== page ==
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    Letters to the editor: The Wisconsin Lawyer publishes as many letters in each issue as space permits. Please limit letters to 500 words; letters may be edited for length and clarity. Letters should address the issues, and not be a personal attack on others. Letters endorsing political candidates cannot be accepted. Please mail letters to "Letters to the Editor," Wisconsin Lawyer, P.O. Box 7158, Madison, WI 53707-7158, fax them to (608) 257-4343, or org wislawyer wisbar email them.


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    Wisconsin LawyerWisconsin Lawyer
    Vol. 83, No. 3, March 2010

    The Death of Democracy

    Citizens United v. FEC, 78 U.S.L.W. 4078 (U.S. 2010), is so perverse it is destined to join Dred Scott, Korematsu, and Bush v. Gore in the U.S. Supreme Court’s “hall of shame.” In granting corporations First Amendment rights to spend unlimited amounts of money on political campaigns, Abe Lincoln’s dream of a “government of the people, by the people, for the people” is on its deathbed. Sweeping aside 100 years of precedent, the Court created new law out of whole cloth and opened the floodgates for corporations to drown out all voices who oppose them. Even prior to this decision, corporations had a stranglehold on American politics at every level. Now they are free to deliver the coup de grâce to the rights of real people to control their own government.

    This case represents the height of judicial activism and disregard for precedent and defies common sense. Corporate free speech was not the issue in the appellate court. The issue there was whether the Federal Elections Commission was correct in ruling a documentary film was really a campaign ad subject to federal election law. Citizens United raised an “as-applied” challenge to the application of the statute, not a challenge that the statute was unconstitutional. Rather than apply the Court’s own narrow-issue doctrine, the Court created the corporate-free-speech issue on its own. Then the Court issued a broad, sweeping ruling on a matter the parties never raised. This creates a dangerous precedent where the Court is free to create issues out of thin air and then decide them on the broadest grounds possible.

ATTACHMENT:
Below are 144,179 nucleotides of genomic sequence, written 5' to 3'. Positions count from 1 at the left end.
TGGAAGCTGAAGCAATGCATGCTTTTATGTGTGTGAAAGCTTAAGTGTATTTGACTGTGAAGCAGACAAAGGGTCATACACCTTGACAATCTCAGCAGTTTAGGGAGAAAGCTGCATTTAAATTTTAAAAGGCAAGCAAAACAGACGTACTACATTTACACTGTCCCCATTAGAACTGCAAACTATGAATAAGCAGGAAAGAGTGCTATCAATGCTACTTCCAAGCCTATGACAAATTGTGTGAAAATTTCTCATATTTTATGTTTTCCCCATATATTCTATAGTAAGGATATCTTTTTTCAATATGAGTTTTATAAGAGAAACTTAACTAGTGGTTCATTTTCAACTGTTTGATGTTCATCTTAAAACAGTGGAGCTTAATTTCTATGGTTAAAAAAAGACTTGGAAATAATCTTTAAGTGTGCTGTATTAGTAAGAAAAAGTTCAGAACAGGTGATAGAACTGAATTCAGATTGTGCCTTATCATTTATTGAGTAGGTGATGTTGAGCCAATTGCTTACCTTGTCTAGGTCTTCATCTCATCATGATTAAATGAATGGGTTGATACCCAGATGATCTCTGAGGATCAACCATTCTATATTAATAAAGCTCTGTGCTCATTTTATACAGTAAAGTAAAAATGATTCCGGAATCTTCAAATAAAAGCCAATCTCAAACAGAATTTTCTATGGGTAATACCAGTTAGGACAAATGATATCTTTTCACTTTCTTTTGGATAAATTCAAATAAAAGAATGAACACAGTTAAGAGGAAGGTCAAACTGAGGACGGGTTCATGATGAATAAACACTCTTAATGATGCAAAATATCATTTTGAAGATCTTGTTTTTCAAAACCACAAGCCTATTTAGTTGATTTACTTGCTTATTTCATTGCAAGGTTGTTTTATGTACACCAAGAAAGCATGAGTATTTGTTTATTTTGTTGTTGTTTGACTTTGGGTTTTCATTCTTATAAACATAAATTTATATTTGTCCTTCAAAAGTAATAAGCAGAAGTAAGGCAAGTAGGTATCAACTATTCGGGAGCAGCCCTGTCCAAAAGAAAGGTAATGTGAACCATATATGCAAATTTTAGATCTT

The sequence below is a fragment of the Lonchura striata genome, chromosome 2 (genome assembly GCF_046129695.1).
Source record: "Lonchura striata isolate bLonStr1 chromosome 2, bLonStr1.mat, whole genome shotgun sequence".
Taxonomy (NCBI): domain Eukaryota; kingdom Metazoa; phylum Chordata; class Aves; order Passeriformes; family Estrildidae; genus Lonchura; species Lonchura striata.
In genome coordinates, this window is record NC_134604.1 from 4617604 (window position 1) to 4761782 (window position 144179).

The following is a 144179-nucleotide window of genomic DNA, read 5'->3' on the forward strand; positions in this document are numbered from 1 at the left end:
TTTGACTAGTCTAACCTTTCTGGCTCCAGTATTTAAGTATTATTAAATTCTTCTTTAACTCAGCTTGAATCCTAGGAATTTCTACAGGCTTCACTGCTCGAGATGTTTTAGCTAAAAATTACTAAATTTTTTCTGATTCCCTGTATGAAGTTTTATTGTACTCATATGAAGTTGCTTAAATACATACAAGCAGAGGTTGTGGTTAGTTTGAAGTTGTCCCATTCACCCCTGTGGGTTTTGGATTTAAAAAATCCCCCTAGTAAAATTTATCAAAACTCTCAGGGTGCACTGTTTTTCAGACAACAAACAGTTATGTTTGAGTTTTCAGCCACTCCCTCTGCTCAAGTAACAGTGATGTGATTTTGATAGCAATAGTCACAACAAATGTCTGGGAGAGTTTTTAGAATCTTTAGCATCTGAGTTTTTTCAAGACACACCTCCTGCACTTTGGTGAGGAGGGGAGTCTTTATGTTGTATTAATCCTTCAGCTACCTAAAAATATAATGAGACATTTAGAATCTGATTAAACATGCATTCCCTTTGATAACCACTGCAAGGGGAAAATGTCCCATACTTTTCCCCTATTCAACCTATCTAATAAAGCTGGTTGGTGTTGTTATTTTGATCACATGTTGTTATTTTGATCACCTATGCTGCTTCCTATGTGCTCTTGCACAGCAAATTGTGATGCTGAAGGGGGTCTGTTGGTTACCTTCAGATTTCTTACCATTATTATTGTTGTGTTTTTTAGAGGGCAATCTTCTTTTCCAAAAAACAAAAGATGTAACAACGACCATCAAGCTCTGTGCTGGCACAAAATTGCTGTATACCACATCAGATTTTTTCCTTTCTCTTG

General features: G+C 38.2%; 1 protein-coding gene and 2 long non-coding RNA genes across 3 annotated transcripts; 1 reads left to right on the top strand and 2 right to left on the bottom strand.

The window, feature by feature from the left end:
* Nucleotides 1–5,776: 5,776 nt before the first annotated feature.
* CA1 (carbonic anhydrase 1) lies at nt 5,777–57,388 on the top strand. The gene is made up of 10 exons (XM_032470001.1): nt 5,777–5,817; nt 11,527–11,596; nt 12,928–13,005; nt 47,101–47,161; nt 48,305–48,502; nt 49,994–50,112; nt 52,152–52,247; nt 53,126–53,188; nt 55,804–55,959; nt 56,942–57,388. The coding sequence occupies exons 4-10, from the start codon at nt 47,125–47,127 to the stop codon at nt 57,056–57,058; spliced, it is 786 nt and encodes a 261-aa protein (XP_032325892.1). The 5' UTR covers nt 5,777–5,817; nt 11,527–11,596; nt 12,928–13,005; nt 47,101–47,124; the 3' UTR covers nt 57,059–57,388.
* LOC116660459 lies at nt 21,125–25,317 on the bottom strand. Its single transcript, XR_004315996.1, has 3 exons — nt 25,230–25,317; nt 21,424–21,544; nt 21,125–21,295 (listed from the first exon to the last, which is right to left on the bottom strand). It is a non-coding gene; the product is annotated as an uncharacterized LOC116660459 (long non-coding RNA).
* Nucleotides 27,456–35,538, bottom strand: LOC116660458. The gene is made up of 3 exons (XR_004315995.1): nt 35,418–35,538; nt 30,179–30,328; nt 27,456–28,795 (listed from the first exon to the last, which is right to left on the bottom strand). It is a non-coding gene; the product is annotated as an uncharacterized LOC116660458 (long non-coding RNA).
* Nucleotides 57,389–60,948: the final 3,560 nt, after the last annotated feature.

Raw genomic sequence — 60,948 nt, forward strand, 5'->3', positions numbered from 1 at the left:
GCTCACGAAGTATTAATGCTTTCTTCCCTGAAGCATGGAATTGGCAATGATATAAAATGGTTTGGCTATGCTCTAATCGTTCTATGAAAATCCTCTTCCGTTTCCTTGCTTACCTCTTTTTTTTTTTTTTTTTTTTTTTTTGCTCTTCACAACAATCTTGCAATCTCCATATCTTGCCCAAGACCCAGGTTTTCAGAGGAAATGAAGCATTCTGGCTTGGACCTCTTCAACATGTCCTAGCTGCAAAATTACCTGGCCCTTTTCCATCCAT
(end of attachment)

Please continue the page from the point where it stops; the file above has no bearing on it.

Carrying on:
Corporate spending to influence elections had been regulated in one way or another since Teddy Roosevelt’s Tillman Act of 1907. Those regulations had been repeatedly affirmed until this Court swept them aside, citing corporate “censorship.” Clearly, the confirmation-hearing claims of Justices Roberts and Alito that they were bound by reasoned precedent and were “originalists” who were merely “umpires” calling “balls and strikes” was just a load of blarney. Once in power, they have taken the Court to new heights of activism and have systematically begun the process of stealing rights from We the People and handing them over to artificial entities that dwarf natural persons in their ability to spend money to influence elections. Nothing in the Constitution or the Federalist Papers argues, much less implies, artificial business entities have constitutional rights.

    It is ironic that the same Court that in Dred Scott declared that living, breathing, human beings who were African-Americans could never be citizens, now has declared that artificial creatures, like Frankenstein’s monster, are not only “people” but have unlimited First Amendment rights. The effect of this decision on Wisconsin and its judiciary may well be devastating. Corporations and law firms will now be free to spend unlimited amounts of money to elect or defeat judicial candidates. The role of the individual in our political process has been eviscerated. “Democracy” comes from a Greek word meaning “rule of the people.” With this decision, the voices of real people will be drowned out by artificial people, all sanctioned by a majority of the Court unbound by principle, precedent, or common sense.

    Nick Zales,
    Milwaukee  




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